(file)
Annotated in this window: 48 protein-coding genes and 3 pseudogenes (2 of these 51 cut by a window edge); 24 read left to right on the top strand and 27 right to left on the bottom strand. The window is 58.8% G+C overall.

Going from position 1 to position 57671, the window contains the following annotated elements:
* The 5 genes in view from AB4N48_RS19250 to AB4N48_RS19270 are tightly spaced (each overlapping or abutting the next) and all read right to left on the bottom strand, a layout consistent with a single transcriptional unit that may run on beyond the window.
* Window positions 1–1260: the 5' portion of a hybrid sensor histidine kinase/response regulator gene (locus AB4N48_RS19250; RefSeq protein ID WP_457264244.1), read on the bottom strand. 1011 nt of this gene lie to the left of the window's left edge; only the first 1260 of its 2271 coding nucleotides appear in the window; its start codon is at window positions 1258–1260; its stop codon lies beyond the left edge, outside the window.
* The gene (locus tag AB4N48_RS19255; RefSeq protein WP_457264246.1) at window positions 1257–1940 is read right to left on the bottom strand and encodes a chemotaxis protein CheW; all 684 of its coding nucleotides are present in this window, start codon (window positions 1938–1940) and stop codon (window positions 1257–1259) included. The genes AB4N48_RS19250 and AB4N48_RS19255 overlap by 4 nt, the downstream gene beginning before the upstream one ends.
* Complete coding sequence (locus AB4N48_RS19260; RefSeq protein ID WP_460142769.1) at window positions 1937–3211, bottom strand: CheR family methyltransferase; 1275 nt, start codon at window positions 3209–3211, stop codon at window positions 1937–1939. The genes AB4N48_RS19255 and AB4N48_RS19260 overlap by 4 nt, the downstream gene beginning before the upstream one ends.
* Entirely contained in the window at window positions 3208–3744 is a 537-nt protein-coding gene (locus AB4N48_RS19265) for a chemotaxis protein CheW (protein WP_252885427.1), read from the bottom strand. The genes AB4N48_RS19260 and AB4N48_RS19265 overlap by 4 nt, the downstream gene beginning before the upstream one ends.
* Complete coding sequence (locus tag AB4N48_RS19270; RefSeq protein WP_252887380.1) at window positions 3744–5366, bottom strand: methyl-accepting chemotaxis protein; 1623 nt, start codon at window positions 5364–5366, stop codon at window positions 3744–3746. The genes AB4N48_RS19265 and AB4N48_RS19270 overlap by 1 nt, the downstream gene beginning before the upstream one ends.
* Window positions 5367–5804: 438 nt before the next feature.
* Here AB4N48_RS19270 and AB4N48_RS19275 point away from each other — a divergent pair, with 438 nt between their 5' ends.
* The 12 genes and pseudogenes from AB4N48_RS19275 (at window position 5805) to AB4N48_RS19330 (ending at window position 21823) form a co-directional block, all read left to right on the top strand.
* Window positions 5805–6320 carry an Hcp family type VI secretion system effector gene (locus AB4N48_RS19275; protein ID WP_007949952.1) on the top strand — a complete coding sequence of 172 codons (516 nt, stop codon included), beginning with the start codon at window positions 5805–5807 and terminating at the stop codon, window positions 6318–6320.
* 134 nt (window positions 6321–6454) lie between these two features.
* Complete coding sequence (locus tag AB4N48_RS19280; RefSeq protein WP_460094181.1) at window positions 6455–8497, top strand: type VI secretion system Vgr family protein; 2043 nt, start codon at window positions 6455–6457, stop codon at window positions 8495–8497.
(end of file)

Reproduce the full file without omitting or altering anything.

Annotated in this window: 48 protein-coding genes and 3 pseudogenes (2 of these 51 cut by a window edge); 24 read left to right on the top strand and 27 right to left on the bottom strand. The window is 58.8% G+C overall.

Going from position 1 to position 57671, the window contains the following annotated elements:
* The 5 genes in view from AB4N48_RS19250 to AB4N48_RS19270 are tightly spaced (each overlapping or abutting the next) and all read right to left on the bottom strand, a layout consistent with a single transcriptional unit that may run on beyond the window.
* Window positions 1–1260: the 5' portion of a hybrid sensor histidine kinase/response regulator gene (locus AB4N48_RS19250; RefSeq protein ID WP_457264244.1), read on the bottom strand. 1011 nt of this gene lie to the left of the window's left edge; only the first 1260 of its 2271 coding nucleotides appear in the window; its start codon is at window positions 1258–1260; its stop codon lies beyond the left edge, outside the window.
* The gene (locus tag AB4N48_RS19255; RefSeq protein WP_457264246.1) at window positions 1257–1940 is read right to left on the bottom strand and encodes a chemotaxis protein CheW; all 684 of its coding nucleotides are present in this window, start codon (window positions 1938–1940) and stop codon (window positions 1257–1259) included. The genes AB4N48_RS19250 and AB4N48_RS19255 overlap by 4 nt, the downstream gene beginning before the upstream one ends.
* Complete coding sequence (locus AB4N48_RS19260; RefSeq protein ID WP_460142769.1) at window positions 1937–3211, bottom strand: CheR family methyltransferase; 1275 nt, start codon at window positions 3209–3211, stop codon at window positions 1937–1939. The genes AB4N48_RS19255 and AB4N48_RS19260 overlap by 4 nt, the downstream gene beginning before the upstream one ends.
* Entirely contained in the window at window positions 3208–3744 is a 537-nt protein-coding gene (locus AB4N48_RS19265) for a chemotaxis protein CheW (protein WP_252885427.1), read from the bottom strand. The genes AB4N48_RS19260 and AB4N48_RS19265 overlap by 4 nt, the downstream gene beginning before the upstream one ends.
* Complete coding sequence (locus tag AB4N48_RS19270; RefSeq protein WP_252887380.1) at window positions 3744–5366, bottom strand: methyl-accepting chemotaxis protein; 1623 nt, start codon at window positions 5364–5366, stop codon at window positions 3744–3746. The genes AB4N48_RS19265 and AB4N48_RS19270 overlap by 1 nt, the downstream gene beginning before the upstream one ends.
* Window positions 5367–5804: 438 nt before the next feature.
* Here AB4N48_RS19270 and AB4N48_RS19275 point away from each other — a divergent pair, with 438 nt between their 5' ends.
* The 12 genes and pseudogenes from AB4N48_RS19275 (at window position 5805) to AB4N48_RS19330 (ending at window position 21823) form a co-directional block, all read left to right on the top strand.
* Window positions 5805–6320 carry an Hcp family type VI secretion system effector gene (locus AB4N48_RS19275; protein ID WP_007949952.1) on the top strand — a complete coding sequence of 172 codons (516 nt, stop codon included), beginning with the start codon at window positions 5805–5807 and terminating at the stop codon, window positions 6318–6320.
* 134 nt (window positions 6321–6454) lie between these two features.
* Complete coding sequence (locus tag AB4N48_RS19280; RefSeq protein WP_460094181.1) at window positions 6455–8497, top strand: type VI secretion system Vgr family protein; 2043 nt, start codon at window positions 6455–6457, stop codon at window positions 8495–8497.